The Third Circuit Court of Appeals recently issued an opinion upholding the right of a former bank employee to proceed with a Sarbanes-Oxley claim that he was retaliated against by his former employer, a national bank, without being subject to arbitration, as the bank’s employee handbook during his term of employment had previously required. The court looked to both state law as well as Dodd-Frank’s specific language prohibiting pre-dispute agreements to arbitrate whistleblower claims under Sarbanes-Oxley.
The bank employee was terminated in 2013 after he reported improprieties in the bank’s internal complaint monitoring system. He believed the bank was failing to report or underreporting compliance issues to federal regulators, and considered his employment termination to be an act of retaliation.
In 2015, he brought retaliation claims in the Middle District of Pennsylvania under both RICO and Sarbanes-Oxley. The bank moved to compel arbitration of the claims, relying on employee handbooks from 2009 and 2011 that contained arbitration agreements. Notably, Sarbanes-Oxley claims were subject to arbitration under the 2009 handbook, but the 2011 handbook excluded claims from arbitration as required by statute without mentioning Sarbanes-Oxley specifically. Nevertheless, the district court found that applying Dodd-Frank’s prohibition of arbitration for the Sarbanes-Oxley claim was impermissibly retroactive, and ruled plaintiff’s RICO and Sarbanes-Oxley retaliation claims were subject to arbitration.
On appeal, the court found the plaintiff’s RICO claims were subject to arbitration but overruled the district court as to the Sarbanes-Oxley claim. The plaintiff argued that the 2011 employee handbook’s recognition of Dodd-Frank’s prohibition of arbitrating Sarbanes-Oxley claims, superseded the 2009 handbook. He also relied on Pennsylvania law to argue that a subsequent arbitration agreement supersedes a prior arbitration agreement between the same parties covering the same subject matter. The bank argued that, collectively, the arbitration agreements from both employee handbooks did not specifically exclude Sarbanes-Oxley claims from arbitration and were consistent.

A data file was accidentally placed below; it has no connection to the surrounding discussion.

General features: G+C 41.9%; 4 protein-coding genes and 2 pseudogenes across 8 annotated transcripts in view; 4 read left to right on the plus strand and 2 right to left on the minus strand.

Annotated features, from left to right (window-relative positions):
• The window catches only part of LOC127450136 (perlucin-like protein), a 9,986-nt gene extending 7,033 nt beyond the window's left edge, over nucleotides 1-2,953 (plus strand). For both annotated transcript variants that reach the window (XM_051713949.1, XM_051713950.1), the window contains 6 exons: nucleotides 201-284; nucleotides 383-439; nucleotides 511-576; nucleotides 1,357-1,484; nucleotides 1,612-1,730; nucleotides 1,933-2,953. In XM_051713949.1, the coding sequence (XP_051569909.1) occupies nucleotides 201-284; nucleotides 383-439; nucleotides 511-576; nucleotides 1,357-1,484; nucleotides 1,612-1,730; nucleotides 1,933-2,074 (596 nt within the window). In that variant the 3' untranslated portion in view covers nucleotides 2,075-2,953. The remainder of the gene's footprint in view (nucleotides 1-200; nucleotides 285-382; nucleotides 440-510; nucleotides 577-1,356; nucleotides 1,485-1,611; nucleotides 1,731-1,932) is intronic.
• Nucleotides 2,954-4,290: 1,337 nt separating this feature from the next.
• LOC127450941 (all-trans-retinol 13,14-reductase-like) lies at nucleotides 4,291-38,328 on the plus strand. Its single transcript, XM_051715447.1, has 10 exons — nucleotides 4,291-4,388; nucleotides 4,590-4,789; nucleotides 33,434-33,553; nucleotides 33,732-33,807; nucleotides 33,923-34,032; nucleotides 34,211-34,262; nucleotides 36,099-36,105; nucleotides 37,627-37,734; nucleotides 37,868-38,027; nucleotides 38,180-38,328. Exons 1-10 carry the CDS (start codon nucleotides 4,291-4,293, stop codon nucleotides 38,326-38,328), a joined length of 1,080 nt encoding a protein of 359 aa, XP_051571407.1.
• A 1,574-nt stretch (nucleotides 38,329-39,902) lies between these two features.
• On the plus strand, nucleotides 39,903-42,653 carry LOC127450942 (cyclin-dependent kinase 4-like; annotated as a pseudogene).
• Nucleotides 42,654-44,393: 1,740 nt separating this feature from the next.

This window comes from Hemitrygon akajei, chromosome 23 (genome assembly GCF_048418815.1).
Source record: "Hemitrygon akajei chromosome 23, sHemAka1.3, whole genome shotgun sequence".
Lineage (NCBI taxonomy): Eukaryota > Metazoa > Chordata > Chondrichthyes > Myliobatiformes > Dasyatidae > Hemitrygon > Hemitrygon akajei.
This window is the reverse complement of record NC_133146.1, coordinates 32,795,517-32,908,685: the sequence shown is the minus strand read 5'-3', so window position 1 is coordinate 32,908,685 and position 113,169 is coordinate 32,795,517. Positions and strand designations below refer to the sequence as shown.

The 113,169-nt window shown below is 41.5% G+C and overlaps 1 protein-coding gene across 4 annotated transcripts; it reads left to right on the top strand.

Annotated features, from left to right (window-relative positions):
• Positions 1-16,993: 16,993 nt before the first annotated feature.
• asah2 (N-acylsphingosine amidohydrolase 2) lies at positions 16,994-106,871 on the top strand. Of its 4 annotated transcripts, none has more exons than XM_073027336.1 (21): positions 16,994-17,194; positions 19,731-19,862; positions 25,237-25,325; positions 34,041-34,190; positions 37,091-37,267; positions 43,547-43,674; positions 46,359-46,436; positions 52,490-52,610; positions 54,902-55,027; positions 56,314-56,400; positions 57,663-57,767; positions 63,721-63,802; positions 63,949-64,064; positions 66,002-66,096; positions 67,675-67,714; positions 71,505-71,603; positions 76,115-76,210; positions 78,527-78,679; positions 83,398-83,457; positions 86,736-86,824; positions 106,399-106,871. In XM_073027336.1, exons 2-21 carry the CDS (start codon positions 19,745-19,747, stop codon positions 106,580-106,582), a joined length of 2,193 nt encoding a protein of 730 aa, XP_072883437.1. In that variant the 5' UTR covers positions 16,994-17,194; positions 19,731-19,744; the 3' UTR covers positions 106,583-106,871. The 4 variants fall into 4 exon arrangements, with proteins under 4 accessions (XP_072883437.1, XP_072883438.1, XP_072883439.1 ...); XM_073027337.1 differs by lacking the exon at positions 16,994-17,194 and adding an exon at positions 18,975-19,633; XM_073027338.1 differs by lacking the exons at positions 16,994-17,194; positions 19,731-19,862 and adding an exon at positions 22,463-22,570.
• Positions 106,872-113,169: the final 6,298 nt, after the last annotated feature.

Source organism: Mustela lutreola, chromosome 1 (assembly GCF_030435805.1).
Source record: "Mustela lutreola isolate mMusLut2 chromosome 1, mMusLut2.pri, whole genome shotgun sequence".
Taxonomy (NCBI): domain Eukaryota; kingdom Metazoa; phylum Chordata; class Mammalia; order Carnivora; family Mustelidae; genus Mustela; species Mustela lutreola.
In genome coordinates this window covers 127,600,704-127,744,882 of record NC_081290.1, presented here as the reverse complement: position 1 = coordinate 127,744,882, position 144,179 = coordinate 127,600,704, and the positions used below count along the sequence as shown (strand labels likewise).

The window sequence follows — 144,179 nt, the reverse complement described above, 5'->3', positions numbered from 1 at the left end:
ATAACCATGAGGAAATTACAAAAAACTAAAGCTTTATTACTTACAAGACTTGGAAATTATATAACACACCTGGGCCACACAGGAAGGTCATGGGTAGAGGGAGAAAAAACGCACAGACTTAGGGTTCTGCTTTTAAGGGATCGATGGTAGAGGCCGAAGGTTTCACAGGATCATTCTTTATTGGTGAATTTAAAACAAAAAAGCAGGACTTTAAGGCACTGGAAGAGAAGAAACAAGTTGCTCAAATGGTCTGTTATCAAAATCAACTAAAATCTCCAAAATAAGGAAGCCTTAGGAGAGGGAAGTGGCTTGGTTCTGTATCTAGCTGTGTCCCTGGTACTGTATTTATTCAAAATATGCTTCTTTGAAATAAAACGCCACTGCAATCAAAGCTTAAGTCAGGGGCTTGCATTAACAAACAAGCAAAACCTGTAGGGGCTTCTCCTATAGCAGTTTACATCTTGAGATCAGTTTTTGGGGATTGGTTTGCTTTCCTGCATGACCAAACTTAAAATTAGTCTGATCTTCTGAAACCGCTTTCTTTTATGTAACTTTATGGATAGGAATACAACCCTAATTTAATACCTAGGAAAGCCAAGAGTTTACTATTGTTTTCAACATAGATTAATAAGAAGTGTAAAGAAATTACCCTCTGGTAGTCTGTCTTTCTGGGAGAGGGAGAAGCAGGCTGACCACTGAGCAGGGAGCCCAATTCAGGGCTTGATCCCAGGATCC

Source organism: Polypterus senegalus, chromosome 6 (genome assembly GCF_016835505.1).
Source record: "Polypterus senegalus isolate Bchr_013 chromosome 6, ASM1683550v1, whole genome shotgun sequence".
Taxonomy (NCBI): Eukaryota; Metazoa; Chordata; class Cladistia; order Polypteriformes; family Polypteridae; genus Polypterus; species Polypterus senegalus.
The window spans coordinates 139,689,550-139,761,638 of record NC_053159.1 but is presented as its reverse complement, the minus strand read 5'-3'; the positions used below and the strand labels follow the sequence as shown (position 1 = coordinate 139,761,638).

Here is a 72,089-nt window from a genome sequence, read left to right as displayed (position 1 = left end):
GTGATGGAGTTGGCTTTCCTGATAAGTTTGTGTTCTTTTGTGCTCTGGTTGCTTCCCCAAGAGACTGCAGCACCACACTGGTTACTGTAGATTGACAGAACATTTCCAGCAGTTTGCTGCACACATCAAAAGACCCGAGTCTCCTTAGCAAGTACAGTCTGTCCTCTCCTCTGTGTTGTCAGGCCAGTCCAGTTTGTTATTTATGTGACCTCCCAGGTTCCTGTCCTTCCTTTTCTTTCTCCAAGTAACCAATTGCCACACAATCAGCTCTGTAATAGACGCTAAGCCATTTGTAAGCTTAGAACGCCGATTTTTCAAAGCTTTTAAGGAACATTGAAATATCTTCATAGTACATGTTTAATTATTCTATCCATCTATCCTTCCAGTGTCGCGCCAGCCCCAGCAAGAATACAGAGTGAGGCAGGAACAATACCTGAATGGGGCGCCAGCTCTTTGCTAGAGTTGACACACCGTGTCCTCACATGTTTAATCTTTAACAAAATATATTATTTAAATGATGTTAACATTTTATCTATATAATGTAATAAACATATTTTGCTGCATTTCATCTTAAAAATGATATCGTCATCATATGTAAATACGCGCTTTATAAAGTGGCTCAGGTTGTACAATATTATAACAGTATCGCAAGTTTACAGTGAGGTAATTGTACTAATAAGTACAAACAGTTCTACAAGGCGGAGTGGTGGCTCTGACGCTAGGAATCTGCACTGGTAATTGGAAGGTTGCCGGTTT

The Third Circuit disagreed with the bank and found that the 2011 handbook’s arbitration agreement superseded the 2009 version. In deciding whether arbitration is required, the court recognized that it would normally analyze 1) whether there was an agreement to arbitrate, and 2) whether the dispute falls within the scope of the agreement.
As to the first question of that analysis, the court found there was an agreement to arbitrate under the 2009 agreement; as to the second, the court found that because there was no dispute about whether there was an agreement to arbitrate under the 2009 agreement, the question of whether the dispute falls within the scope of the dispute was moot. Rather, the court looked to Pennsylvania state law principles governing the formation of contracts to determine that the later of two agreements between the same parties and subject matter generally supersedes the prior agreement. By doing so, the court recognized the supremacy of the 2011 agreement’s language prohibiting the Sarbanes-Oxley claim from being subject to arbitration.